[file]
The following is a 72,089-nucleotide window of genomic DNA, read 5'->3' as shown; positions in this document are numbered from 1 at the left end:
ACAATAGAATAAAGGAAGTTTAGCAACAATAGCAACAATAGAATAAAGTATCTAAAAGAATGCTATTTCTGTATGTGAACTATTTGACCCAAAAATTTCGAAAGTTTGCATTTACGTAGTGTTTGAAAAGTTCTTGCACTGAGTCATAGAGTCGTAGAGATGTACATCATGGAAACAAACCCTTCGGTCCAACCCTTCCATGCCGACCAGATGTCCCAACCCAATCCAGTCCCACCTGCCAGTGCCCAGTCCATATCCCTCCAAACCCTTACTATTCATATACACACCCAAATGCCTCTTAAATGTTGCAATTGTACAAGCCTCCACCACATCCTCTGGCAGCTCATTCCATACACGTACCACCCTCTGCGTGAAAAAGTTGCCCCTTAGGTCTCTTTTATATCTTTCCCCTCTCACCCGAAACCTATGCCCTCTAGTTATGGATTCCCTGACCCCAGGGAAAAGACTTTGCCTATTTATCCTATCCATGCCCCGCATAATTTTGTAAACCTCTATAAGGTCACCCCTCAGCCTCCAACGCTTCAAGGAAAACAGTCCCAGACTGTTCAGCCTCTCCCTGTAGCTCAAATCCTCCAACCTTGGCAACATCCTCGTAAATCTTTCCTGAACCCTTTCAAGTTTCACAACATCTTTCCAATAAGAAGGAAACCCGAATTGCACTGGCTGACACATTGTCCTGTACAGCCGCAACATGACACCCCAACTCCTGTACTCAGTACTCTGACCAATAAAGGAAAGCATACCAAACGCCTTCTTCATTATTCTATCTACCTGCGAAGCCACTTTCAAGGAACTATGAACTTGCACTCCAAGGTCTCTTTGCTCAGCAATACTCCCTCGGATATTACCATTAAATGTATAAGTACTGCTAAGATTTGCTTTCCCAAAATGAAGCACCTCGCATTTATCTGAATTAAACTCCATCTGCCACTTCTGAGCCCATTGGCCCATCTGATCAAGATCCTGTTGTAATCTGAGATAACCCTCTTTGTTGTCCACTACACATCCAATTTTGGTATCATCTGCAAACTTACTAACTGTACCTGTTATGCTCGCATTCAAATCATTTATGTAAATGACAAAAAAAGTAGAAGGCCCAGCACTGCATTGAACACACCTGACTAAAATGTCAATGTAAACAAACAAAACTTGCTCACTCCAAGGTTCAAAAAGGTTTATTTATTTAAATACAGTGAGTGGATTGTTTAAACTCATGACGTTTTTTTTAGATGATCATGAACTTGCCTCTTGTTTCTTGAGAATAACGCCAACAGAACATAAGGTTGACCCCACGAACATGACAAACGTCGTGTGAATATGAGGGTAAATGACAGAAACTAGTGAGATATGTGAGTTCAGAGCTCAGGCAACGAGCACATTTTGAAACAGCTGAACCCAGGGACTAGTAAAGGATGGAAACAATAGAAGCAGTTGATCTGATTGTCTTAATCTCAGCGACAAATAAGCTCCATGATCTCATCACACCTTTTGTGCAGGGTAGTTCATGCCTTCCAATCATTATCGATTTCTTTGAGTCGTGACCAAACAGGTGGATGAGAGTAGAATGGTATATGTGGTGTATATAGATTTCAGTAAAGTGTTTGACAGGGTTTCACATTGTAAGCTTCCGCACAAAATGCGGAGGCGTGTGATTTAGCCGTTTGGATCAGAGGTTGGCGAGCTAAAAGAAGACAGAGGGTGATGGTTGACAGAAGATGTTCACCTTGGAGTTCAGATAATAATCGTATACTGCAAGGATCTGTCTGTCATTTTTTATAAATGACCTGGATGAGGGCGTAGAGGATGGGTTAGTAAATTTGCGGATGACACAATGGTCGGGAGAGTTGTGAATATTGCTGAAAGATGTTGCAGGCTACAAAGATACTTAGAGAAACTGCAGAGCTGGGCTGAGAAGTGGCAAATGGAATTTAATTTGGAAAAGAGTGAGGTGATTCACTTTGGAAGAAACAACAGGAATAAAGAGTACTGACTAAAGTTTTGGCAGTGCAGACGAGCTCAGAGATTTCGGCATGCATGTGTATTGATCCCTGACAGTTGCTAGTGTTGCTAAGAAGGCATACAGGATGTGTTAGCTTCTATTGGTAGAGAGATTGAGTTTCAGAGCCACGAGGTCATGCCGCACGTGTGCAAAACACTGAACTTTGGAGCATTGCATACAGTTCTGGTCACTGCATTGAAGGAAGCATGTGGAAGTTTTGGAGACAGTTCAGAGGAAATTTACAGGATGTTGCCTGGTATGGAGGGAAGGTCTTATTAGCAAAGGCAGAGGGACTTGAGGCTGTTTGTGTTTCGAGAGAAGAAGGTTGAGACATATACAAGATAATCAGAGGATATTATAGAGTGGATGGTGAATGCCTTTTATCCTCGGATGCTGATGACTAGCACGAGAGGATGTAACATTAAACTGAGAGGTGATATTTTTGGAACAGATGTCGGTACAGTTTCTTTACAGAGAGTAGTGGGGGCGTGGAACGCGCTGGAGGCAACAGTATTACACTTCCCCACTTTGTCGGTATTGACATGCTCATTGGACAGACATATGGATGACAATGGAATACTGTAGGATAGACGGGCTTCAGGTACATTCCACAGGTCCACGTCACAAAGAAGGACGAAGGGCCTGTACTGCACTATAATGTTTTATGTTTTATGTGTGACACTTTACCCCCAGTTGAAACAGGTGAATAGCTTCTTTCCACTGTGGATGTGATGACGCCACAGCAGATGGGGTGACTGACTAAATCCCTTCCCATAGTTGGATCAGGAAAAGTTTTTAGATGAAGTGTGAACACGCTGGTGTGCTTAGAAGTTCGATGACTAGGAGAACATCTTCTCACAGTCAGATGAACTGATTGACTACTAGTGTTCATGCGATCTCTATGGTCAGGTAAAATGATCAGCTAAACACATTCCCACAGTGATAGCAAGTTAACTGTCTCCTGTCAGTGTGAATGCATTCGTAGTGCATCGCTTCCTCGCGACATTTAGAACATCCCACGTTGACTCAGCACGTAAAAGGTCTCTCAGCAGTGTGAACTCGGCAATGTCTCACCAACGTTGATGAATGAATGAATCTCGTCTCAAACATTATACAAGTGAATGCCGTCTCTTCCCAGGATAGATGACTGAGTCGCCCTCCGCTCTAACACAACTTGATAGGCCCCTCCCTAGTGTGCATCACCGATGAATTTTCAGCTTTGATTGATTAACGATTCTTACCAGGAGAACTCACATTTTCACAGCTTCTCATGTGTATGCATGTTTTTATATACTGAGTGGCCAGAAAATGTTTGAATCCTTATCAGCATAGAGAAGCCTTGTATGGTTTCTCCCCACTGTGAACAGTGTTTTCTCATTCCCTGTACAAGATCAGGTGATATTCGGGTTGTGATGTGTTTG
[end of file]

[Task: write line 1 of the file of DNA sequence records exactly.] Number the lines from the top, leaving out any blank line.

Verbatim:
The following is a 72,089-nucleotide window of genomic DNA, read 5'->3' as shown; positions in this document are numbered from 1 at the left end: